Rotting carcasses-risk of infection?
Rotting carcasses-risk of infection? Julian Francis 15.11.99
Rotting carcasses-risk of infection? David Morley 17.11.99
Re: Rotting carcasses-risk of infection? Richard Bedell 17.11.99

Date: Mon, 15 Nov 1999 17:47:20 +0000

From: Julian Francis <>

Subject: Rotting carcasses-risk of infection?


I realise that this is a nutrition network but there are so many eminent medical minds I wonder if you can help me.

I have just come back from 2 weeks in Orissa where I was working with the Indian RC on behalf of the Int'l Fedrtn of Red X and Red Crescent Societies.

2 weeks after the cyclone which involved much flooding (sea and rain water) as well, there are still many carcasses and bodies to be burnt or buried.

Many of us have been saying that this situation poses a grave health risk. I was therefore surprised when a WHO rep said that the carcasses and bodies pose a psychological risk but not much of a health one. Is this really true?

Rotting carcasses in a canal or river and downstream people bathing, washing utensils, drinking etc. What are the possible diseases as a result? Surely diarrhoea, gastro-enteritis etc.

Any views advice most welcome.

Many thanks


Julian Francis, Disaster Preparedness Delegate, IFRCS

Date: Wed, 17 Nov 1999 11:22:10 +0000

From: David Morley <>

Subject: Rotting carcasses-risk of infection?


Dear Julian,

I would go along with your WHO consultant. a corpse is very rarely a health danger compared with a living being. In all such situations the greatest danger is drinking contaminated water. In almost any part of the world clear plastic bottles are available.Filled with water and placed in daylight, better sunlight the bacteria can no longer be identifid afte 2-3 hours. Will send you and anyone else interested photocopies of Lancet articles on this if you give me your address.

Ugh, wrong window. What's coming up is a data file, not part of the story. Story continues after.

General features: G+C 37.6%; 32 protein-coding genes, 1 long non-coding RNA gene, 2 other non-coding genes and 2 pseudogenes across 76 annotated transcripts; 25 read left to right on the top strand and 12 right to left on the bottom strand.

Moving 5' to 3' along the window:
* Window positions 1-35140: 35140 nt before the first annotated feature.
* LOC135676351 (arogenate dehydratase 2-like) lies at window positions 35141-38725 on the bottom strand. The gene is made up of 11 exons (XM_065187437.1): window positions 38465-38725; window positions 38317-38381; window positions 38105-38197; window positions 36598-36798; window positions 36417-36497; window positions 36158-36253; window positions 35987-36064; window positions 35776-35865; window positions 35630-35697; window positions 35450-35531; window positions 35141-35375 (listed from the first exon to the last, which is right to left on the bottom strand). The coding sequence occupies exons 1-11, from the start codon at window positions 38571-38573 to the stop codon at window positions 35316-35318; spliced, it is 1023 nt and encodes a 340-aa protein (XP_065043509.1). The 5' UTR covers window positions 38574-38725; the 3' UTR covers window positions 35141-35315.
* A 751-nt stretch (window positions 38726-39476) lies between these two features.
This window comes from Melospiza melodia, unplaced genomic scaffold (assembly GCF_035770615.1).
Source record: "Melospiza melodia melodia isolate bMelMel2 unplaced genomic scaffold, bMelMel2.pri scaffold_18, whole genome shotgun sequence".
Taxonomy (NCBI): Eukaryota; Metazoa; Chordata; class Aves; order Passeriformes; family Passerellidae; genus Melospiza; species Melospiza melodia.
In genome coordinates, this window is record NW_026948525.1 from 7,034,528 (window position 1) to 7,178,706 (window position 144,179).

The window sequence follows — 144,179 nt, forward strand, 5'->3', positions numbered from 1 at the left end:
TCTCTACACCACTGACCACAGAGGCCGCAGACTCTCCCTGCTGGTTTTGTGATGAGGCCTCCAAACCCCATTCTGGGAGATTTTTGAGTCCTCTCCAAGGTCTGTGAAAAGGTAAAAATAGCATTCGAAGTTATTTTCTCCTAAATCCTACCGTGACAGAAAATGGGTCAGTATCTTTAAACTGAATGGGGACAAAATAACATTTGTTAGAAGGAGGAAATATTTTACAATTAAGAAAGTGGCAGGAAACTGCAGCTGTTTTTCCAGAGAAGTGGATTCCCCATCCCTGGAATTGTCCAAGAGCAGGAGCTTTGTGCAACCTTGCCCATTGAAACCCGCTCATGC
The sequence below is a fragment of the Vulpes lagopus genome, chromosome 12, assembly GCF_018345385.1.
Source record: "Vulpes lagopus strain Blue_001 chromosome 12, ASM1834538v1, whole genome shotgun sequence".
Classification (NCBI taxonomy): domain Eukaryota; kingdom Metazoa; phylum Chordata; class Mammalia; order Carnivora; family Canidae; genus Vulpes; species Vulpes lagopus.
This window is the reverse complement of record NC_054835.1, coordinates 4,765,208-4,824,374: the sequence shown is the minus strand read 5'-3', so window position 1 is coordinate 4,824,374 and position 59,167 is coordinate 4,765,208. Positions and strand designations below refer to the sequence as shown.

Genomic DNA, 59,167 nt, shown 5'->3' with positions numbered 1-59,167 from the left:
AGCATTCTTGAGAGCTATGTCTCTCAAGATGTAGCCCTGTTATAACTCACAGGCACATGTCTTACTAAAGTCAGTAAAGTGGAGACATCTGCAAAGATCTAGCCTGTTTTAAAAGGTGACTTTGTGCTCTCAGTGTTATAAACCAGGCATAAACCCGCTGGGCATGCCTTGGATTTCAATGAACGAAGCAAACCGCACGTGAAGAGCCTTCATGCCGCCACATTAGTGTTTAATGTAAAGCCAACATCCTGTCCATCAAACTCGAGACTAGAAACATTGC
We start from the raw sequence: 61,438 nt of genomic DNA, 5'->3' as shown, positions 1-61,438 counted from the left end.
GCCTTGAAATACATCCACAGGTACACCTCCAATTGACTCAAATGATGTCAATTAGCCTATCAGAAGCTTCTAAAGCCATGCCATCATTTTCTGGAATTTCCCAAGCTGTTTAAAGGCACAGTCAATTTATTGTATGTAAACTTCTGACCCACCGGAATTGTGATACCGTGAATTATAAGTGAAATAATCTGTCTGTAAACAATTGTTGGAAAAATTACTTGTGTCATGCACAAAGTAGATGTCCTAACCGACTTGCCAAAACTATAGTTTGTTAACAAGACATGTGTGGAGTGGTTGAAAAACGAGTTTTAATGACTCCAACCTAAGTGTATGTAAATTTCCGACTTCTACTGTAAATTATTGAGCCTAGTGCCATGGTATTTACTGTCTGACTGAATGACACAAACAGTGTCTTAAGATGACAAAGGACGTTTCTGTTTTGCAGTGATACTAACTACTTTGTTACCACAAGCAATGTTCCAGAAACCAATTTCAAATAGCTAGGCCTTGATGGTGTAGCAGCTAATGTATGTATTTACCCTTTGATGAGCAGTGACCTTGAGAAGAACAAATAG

David Morley,Emeritus Professor of Tropical Child Health, University of London.

Tel: & Fax. 44 (0) 1582 712199.

Preferred Address; 51 Eastmoor Park, Harpenden, AL5 1BN. UK.

Date: Wed, 17 Nov 1999 11:20:43 +0000

From: (Saskia VD KAM)

Subject: Re: Rotting carcasses-risk of infection?



It is quite true that graphic reminders of a catastrophe do increase the psychological difficulties of survivors, so that in itself is an important rationale for disposing of dead bodies and animal carcasses.

Infectious disease risks specifically related to dead bodies and carcasses?

First off, given the flooding and its aftereffects it may not be possible to completely separate risks (from dead bodies and other causes) but I can say the following:

  1. Theoretical risks of water-borne and vector-borne risks after cyclones or floods are high (but note this is a generalisation and the word theoretical should not be missed--in reality such outbreaks are not routinely observed).
  2. Dead bodies etc may pose specific risks for vector-borne diseases when fleas or rodents are present around the bodies: one would think POTENTIALLY of leptospirosis, plague, possibly murine typhus and possibly salmonella (if commensal rodents are infected with it).

It would make sense for post-disaster surveillance to include such conditions.

Best regards


Richard Bedell

Médecins Sans Frontières Holland